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LTA: Singapore will match any Causeway toll change by Malaysia

Govt awaiting KL's confirmation of new toll charges expected to begin this Friday

[SINGAPORE] Singapore could introduce a new Causeway toll and raise current toll charges too, if reports that Malaysia intends to do so are true, the Land Transport Authority (LTA) said yesterday.

LTA was responding to media queries over reports that Malaysia's Works Ministry will raise toll charges for all vehicles, except motorcycles, passing through the Johor Customs, Immigration and Quarantine (CIQ) complex from Singapore to Johor Baru, and collect a new toll from vehicles travelling in the opposite direction, from this Friday.

"It has been the Singapore Government's practice to peg Singapore's tolls to match those set by Malaysia at the Causeway and the Second Link. If there is indeed a new toll, or an increase in toll charges, at the Causeway, the Singapore Government will match the new toll and increase in toll charges in due course," the LTA spokesman said.

The spokesman added that the Singapore government has not yet heard from the Malaysian authorities about this new toll or increase in toll charges, and has asked for official confirmation of the changes from the Malaysian government.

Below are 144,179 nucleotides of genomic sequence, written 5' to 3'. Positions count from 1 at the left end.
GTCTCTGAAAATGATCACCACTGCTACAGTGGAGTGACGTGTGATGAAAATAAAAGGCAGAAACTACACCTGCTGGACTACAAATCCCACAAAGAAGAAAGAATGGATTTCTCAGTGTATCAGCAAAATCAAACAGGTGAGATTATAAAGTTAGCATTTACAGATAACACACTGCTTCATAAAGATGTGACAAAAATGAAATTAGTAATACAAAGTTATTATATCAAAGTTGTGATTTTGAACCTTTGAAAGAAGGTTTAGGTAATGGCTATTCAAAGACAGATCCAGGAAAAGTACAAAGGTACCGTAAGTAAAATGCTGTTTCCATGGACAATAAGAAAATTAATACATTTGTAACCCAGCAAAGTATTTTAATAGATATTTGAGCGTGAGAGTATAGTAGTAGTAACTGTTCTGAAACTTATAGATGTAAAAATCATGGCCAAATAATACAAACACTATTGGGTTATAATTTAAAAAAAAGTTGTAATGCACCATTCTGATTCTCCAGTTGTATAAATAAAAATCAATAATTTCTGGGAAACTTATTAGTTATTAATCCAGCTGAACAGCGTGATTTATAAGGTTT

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Currently, private cars entering Johor from Singapore pay a one-way charge of RM2.90 (S$1.13). There is no charge for cars crossing over from Johor to Singapore.

Reports over the weekend said that Malaysia intends to collect a two-way toll from Aug 1.

Cars passing through the CIQ would have to pay a total of RM16.50 for a day trip to Singapore or Johor and back. A fee of RM9.70 will be charged while entering Johor and an extra RM6.80 will be charged on the way out. Buses will have to pay RM13.30 per two-way trip while taxis will be charged RM8.20.

These changes follow Malaysia's announcement earlier this month of a new entry fee on foreign-registered vehicles entering Johor. That came shortly after Singapore said on July 1 that it would raise the Vehicle Entry Permit (VEP) and Goods Vehicle Permit (GVP) fees for foreign-registered vehicles entering Singapore.

Singapore's Ministry of Transport has said that its VEP and GVP fees are not discriminatory and are there to "equalise" the cost of owning and using foreign-registered vehicles on Singapore's roads with that of vehicles registered here.

Malaysia has not said when it will roll out the entry levy and how much it will be. LTA said yesterday that Singapore has contacted the Malaysian authorities on this matter as well, and is awaiting a reply before deciding its response.